Grant Holt: I will always be that fat kid from Cumbria
Last updated at 20:22, Thursday, 23 February 2012
Grant Holt’s goal-scoring exploits have lit up the Premier League – but don’t accuse the former tyre-fitter of being an ego-driven superstar.
“I will always be that fat kid from Cumbria,” insists the man currently outscoring £85 million pair Fernando Torres and Andy Carroll put together.
In a world dictated by flashy cars and the latest celebrity fad, the 30-year-old marksman is proud of his humble beginnings.
Starting out as a £50-per-game apprentice in the North West Counties League with Workington Reds, Holt’s rags to riches story would challenge the word count of War and Peace.
Now, Norwich City’s £450,000 bargain-busting talisman stands shoulder to shoulder with some of the game’s greatest.
The boy from Carlisle refuses to believe his own hype, despite outscoring Luis Suarez, Rafael van der Vaart and last year’s golden boot winner Dimitar Berbatov.
Remaining grounded, Holt modestly says: “Those stats sound great.
“To be mentioned in the same breath as players like of that ilk shows how far I’ve come.
“There is more to come though. I am in the best shape of my life – I have lost a stone and a half and I feel great.”
Life wasn’t always so rosy for Holt, whose career began as a 17-year-old fresh out of school.
A defender by trade, he was forced into the man’s game as a makeshift striker at Workington.
Adapting quickly, Holt’s scoring exploits were instant. Nine goals in the final six games secured Reds’ promotion.
“Playing at that level has definitely hardened me to the demands of the Premier League,” he says.
“It’s a lot easier knowing players aren’t just trying to break your legs now.
“In the non-league, players are brought in just to bully young lads. You get kicked for 90 minutes, but I’m proud of my roots.
“I will probably be the only player who goes from Workington to the Premier League and that’s a massive honour for me.
“But I will always be that fat kid from Cumbria who is flying the flag for our county in the big league.”
During that one season in West Cumbria a star was born.
The Carlisle-born frontman can count the likes of Halifax Town, Barrow and Sengkang Marine in Singapore among his former clubs, as well as stints with Sheffield Wednesday, Rochdale, Nottingham Forest and Shrewsbury before finding a new lease of life at the head of the Canaries attack.
Looking back at his time in Workington with a wry smile, Holt paid tribute to his former club when he captained Norwich to Premier League promotion.
A T-shirt emblazoned with the words ‘From the Unibond Prem to the Real Prem’ adorned his body as all around him was engulfed by a sea of yellow.
Holt says: “I have come from such humble beginnings, it felt right to celebrate my past.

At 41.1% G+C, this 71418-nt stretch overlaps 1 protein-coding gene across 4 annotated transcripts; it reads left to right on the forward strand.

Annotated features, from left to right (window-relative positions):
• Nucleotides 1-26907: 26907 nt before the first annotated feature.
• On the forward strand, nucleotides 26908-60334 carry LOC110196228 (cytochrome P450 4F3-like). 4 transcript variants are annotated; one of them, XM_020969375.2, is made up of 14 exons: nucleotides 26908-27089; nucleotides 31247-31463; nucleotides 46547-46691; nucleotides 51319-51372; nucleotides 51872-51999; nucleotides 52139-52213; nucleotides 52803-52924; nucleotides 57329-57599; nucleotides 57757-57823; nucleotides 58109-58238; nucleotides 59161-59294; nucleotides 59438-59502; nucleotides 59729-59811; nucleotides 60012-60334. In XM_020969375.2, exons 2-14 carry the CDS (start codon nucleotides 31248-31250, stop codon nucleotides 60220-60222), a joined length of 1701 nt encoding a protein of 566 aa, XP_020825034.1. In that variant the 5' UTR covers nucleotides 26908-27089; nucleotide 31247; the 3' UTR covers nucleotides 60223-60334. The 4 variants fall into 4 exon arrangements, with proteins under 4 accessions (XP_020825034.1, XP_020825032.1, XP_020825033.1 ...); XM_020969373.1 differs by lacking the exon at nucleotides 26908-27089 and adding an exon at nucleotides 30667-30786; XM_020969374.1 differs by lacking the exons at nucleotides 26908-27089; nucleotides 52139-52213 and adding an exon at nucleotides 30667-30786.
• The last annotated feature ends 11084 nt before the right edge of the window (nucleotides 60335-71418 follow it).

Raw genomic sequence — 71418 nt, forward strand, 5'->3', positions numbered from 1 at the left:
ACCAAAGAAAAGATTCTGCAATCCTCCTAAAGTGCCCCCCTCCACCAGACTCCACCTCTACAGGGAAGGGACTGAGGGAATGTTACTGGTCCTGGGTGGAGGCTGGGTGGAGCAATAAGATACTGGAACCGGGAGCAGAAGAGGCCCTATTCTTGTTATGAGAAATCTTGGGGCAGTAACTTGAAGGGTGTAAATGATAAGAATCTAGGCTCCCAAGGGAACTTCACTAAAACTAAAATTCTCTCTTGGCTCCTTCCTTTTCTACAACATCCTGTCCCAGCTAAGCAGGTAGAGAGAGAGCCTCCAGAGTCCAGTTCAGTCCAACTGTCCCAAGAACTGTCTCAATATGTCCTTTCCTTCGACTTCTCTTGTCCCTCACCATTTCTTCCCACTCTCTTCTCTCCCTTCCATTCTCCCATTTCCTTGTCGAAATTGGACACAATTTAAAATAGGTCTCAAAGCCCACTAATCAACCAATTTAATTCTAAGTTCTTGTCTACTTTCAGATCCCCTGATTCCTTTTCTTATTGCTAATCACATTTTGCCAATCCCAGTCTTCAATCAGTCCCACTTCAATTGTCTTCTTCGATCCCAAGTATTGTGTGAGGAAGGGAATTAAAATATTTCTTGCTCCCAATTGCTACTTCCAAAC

“It was one of the happiest days of my life leading Norwich to the Premier League, but I will never forget where it all started.”
Holt’s CV reads like a patchwork example of how far hard work can go.
Named in three PFA teams of the year, he also topped the League Two scoring charts with Shrewsbury (28).
Paul Simpson’s play-off losing side also named Holt Player of the Year; an award he’s also won at Nottingham Forest and Norwich.
Despite all the accolades, there is still a gaping hole; not fulfilling his boyhood dream of playing for his beloved Carlisle United.
Coming agonisingly close on three occasions is one hat-trick Holt is not proud of, and an issue he aims to rectify when his Carrow Road contract runs out in 2014.
He says: “I still have two years on my Norwich contract, but I’ll always be a Carlisle fan.
“I would love to end my career with them, but only if I felt I could do the shirt proud.
“I would not join just to say I played for the club I love. I would have to feel I was able of helping them.”
A lifelong fan, Holt came close to a Brunton Park move in 2002 and twice in 2008.
Agreeing a contract with ex-boss Roddy Collins while playing in Singapore for Sengkang Marine, the flamboyant Irishman reneged on the deal when Holt returned to England.
He says: “All I had to do was put pen to paper, but the contract never came.
“I was desperate to sign, especially after scoring in friendlies against Newcastle and Celtic, but Roddy said the club had no money and the deal was off.
“Not signing for Carlisle United is my biggest regret in football.
“To wear that blue shirt in front of the Brunton Park fans would be amazing.
“I would have worn it with pride, but so far it wasn’t to be.
“I have been lucky enough to play at Brunton Park against Carlisle, but it’s never the same.
“I don’t want to score against Carlisle, I want to score for them.”
Transfer deadline day: January 2008, Holt again came close to signing for Carlisle.
Neil McDonald wanted to push through a deal, but the board refused to pay Nottingham Forest’s £175,000 asking price.
“I was happy to take a pay cut to join,” he says.
“All I wanted to do was play for Carlisle. To come so close to joining and miss out was hard to take and I ended up on loan at Blackpool.
“My agent offered Carlisle first refusal in the summer, but they still said no so I dropped to League Two, scored a few goals for Shrewsbury, and the rest, as they say, is history.”
First published at 19:21, Thursday, 23 February 2012
Published by http://www.timesandstar.co.uk
Have your say
Well done, Grant, on flying the flag for Cumbria in the Premier League. I heard a rumour that Scotland have been checking him out as he might have a Scottish grandparent, so who knows...
A great example of how hard work can get you to where you really want to be. Can you believe there's a lad from workington who used to play along side grant holt for workington reds and he's still telling everyone that he was better than grant. It's a funny one, as grant's playing in one of the world's best league's (and scoring too) this guy's in the pub - AR.
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